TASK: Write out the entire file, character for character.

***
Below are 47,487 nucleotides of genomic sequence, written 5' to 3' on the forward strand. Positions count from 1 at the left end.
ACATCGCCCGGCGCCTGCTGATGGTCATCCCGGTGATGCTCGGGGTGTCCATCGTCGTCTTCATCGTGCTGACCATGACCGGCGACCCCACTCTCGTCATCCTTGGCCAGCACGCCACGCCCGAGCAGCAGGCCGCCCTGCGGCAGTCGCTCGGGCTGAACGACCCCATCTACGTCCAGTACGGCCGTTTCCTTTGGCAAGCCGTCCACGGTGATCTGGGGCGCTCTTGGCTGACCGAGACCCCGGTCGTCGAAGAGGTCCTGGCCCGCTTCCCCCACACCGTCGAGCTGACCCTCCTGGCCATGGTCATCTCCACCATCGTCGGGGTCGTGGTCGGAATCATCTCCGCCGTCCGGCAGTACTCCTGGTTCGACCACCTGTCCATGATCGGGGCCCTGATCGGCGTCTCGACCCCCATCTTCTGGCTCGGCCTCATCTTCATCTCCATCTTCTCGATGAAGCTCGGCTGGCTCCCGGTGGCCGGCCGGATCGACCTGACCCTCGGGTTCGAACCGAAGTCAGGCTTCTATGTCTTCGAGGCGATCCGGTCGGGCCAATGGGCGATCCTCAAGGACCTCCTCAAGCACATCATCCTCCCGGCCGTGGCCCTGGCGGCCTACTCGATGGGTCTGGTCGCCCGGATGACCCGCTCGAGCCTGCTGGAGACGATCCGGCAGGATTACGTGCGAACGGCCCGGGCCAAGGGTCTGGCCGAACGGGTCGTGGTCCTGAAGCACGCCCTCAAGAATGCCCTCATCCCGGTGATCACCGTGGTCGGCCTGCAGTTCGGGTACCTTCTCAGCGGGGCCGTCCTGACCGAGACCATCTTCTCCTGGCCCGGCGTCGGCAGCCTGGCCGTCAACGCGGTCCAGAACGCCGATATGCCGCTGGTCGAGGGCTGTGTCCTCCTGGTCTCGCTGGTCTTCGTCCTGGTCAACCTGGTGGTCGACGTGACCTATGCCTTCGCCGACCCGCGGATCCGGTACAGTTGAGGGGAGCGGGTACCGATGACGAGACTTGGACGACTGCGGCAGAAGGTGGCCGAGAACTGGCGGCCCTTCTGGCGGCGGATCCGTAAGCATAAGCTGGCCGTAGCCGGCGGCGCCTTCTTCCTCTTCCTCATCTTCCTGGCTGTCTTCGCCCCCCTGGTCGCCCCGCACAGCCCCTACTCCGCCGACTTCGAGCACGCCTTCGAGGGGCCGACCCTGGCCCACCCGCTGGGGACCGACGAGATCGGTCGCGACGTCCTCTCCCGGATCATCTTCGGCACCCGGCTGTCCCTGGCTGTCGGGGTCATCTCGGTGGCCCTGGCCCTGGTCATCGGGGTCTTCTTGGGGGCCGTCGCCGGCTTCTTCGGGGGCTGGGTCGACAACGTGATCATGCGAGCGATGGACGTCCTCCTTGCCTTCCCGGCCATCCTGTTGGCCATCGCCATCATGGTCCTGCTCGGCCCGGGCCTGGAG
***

Below are 47,487 nucleotides of genomic sequence, written 5' to 3' on the forward strand. Positions count from 1 at the left end.
ACATCGCCCGGCGCCTGCTGATGGTCATCCCGGTGATGCTCGGGGTGTCCATCGTCGTCTTCATCGTGCTGACCATGACCGGCGACCCCACTCTCGTCATCCTTGGCCAGCACGCCACGCCCGAGCAGCAGGCCGCCCTGCGGCAGTCGCTCGGGCTGAACGACCCCATCTACGTCCAGTACGGCCGTTTCCTTTGGCAAGCCGTCCACGGTGATCTGGGGCGCTCTTGGCTGACCGAGACCCCGGTCGTCGAAGAGGTCCTGGCCCGCTTCCCCCACACCGTCGAGCTGACCCTCCTGGCCATGGTCATCTCCACCATCGTCGGGGTCGTGGTCGGAATCATCTCCGCCGTCCGGCAGTACTCCTGGTTCGACCACCTGTCCATGATCGGGGCCCTGATCGGCGTCTCGACCCCCATCTTCTGGCTCGGCCTCATCTTCATCTCCATCTTCTCGATGAAGCTCGGCTGGCTCCCGGTGGCCGGCCGGATCGACCTGACCCTCGGGTTCGAACCGAAGTCAGGCTTCTATGTCTTCGAGGCGATCCGGTCGGGCCAATGGGCGATCCTCAAGGACCTCCTCAAGCACATCATCCTCCCGGCCGTGGCCCTGGCGGCCTACTCGATGGGTCTGGTCGCCCGGATGACCCGCTCGAGCCTGCTGGAGACGATCCGGCAGGATTACGTGCGAACGGCCCGGGCCAAGGGTCTGGCCGAACGGGTCGTGGTCCTGAAGCACGCCCTCAAGAATGCCCTCATCCCGGTGATCACCGTGGTCGGCCTGCAGTTCGGGTACCTTCTCAGCGGGGCCGTCCTGACCGAGACCATCTTCTCCTGGCCCGGCGTCGGCAGCCTGGCCGTCAACGCGGTCCAGAACGCCGATATGCCGCTGGTCGAGGGCTGTGTCCTCCTGGTCTCGCTGGTCTTCGTCCTGGTCAACCTGGTGGTCGACGTGACCTATGCCTTCGCCGACCCGCGGATCCGGTACAGTTGAGGGGAGCGGGTACCGATGACGAGACTTGGACGACTGCGGCAGAAGGTGGCCGAGAACTGGCGGCCCTTCTGGCGGCGGATCCGTAAGCATAAGCTGGCCGTAGCCGGCGGCGCCTTCTTCCTCTTCCTCATCTTCCTGGCTGTCTTCGCCCCCCTGGTCGCCCCGCACAGCCCCTACTCCGCCGACTTCGAGCACGCCTTCGAGGGGCCGACCCTGGCCCACCCGCTGGGGACCGACGAGATCGGTCGCGACGTCCTCTCCCGGATCATCTTCGGCACCCGGCTGTCCCTGGCTGTCGGGGTCATCTCGGTGGCCCTGGCCCTGGTCATCGGGGTCTTCTTGGGGGCCGTCGCCGGCTTCTTCGGGGGCTGGGTCGACAACGTGATCATGCGAGCGATGGACGTCCTCCTTGCCTTCCCGGCCATCCTGTTGGCCATCGCCATCATGGTCCTGCTCGGCCCGGGCCTGGAG